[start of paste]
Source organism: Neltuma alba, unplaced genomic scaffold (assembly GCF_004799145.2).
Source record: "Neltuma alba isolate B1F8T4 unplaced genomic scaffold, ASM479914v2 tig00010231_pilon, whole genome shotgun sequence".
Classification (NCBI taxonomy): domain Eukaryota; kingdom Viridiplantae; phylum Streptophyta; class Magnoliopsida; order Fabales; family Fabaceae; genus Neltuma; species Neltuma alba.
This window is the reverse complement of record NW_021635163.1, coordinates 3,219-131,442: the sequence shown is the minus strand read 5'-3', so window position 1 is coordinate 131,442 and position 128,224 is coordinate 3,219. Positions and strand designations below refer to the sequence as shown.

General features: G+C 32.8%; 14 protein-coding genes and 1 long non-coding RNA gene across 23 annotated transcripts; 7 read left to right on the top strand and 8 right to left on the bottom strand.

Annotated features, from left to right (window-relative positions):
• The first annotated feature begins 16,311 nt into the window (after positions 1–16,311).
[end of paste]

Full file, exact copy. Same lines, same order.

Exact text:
Source organism: Neltuma alba, unplaced genomic scaffold (assembly GCF_004799145.2).
Source record: "Neltuma alba isolate B1F8T4 unplaced genomic scaffold, ASM479914v2 tig00010231_pilon, whole genome shotgun sequence".
Classification (NCBI taxonomy): domain Eukaryota; kingdom Viridiplantae; phylum Streptophyta; class Magnoliopsida; order Fabales; family Fabaceae; genus Neltuma; species Neltuma alba.
This window is the reverse complement of record NW_021635163.1, coordinates 3,219-131,442: the sequence shown is the minus strand read 5'-3', so window position 1 is coordinate 131,442 and position 128,224 is coordinate 3,219. Positions and strand designations below refer to the sequence as shown.

General features: G+C 32.8%; 14 protein-coding genes and 1 long non-coding RNA gene across 23 annotated transcripts; 7 read left to right on the top strand and 8 right to left on the bottom strand.

Annotated features, from left to right (window-relative positions):
• The first annotated feature begins 16,311 nt into the window (after positions 1–16,311).